May 26

HP 53131A Hard Power Switch Modification

Following on from my previous post in relation to the HP 53131A Frequency Counter Teardown I have devised a reversible modification that replaces its soft power switch (where the switch mode PSU and the fan are running continuously when the unit is plugged into the wall outlet) to a hard power switch which properly turns the unit off from the front panel. The modification is simple to do, uses inexpensive parts and is completely invisible, it looks and feels like factory behaviour. It is will worth applying if you have one of these for bench use so you can leave it plugged into the wall without having the fan running and switch mode noise being generated when the unit is not in use. It’s hard to understand why HP did not include a hard power switch in the original design, you will see from my modification there is plenty of room, and it seems such an obvious thing to do. Anyway, I have created a video showing the details of the modification, if you have one of these frequency counters I hope you find the modification interesting and/or useful.

UPDATE: Having re-read the schematic again it appears that the unswitched +/-12v from the switch mode PSU are provided on the OCXO option connector J9. This would explain the design approach, the PSU will run the xtal oven even when switched off so when you are ready to use it, its instantly available. Thats fair enough except that many of these counters exist that do not have an OCXO option, and even with one fitted, I personally would be happy to know I have to switch it on in advance of using it.

NOTE: Please forgive the under-exposure on the first part of the video and the audio noise in a few places through it, I have a new camera setup and am getting used to it. The audio noise I believe comes from the phantom power not being liked by the wireless mic (I hope its that at least). The under-exposiure is just my misinterpretation of the zebra exposure indicator, you will see I get it right (or at least much better) in the second half of the video.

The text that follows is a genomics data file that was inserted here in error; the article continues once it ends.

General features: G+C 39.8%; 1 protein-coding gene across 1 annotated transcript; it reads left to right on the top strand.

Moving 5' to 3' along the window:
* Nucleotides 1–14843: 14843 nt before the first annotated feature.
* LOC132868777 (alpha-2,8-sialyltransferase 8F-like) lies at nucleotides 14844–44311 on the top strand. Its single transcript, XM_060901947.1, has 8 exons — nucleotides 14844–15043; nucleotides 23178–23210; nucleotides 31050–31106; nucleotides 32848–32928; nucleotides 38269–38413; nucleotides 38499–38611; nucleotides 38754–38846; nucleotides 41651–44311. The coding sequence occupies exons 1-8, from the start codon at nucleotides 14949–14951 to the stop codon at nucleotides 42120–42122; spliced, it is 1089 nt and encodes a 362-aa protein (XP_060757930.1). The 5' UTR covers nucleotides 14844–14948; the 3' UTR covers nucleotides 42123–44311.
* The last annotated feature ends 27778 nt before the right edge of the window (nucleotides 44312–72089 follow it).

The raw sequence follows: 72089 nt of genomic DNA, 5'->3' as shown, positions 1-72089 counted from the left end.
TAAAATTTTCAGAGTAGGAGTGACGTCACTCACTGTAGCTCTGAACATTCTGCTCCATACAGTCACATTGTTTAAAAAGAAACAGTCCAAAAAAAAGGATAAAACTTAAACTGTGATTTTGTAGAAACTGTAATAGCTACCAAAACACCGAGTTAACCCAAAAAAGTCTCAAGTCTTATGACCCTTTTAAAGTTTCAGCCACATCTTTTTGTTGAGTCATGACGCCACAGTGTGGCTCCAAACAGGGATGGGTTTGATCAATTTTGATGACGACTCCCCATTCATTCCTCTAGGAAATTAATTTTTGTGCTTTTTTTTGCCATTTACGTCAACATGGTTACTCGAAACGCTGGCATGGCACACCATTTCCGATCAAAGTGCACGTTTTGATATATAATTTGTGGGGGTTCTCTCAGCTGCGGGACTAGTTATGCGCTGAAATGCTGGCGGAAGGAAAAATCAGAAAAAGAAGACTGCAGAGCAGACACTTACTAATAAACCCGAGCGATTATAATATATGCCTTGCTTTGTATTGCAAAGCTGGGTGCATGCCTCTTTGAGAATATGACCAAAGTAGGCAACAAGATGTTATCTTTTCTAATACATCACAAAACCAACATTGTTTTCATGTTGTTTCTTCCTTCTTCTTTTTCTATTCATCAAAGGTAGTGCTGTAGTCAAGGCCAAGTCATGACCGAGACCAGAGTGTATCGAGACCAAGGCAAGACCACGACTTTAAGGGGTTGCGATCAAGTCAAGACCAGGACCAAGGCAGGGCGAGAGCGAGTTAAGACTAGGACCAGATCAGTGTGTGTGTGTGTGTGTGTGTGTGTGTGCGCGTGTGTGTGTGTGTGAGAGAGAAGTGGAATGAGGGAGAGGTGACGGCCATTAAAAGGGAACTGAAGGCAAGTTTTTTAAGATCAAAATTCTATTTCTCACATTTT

See you next time, and thanks for watching….

May 25

HP 53131A Frequency Counter Teardown and Spillage Clean-Up

One of the instruments I have is a HP 53131A Frequency Counter, and putting the positives of this unit aside, its by far the most annoying bit of test gear I have! Why? well for some reason, when you apply power to the thing the fan runs even when its switched off. This is because the power switch is a soft switch and with just the AC cord plugged in the fan runs and makes the annoying fan noise. This is a really poor design and certainly not one of HP’s shining examples of engineering….I like to be able to switch my stuff off without reaching around the back and having to pull the power chord or unplug from the wall outlet – just plain crappy! HP what where you thinking?

I thought I would tear it down and have a look and see why this is, and perhaps see if there is any possible modification I could come up with to improve on this. When I took it apart I found a real mess of dust and some kind of substance spillage so a full clean-up was needed which somewhat distracted me from the power switch problem.

While its in bits, I also do a quick run through of the major components of the circuit and have a quick look at the power supply and power switch circuits in some detail.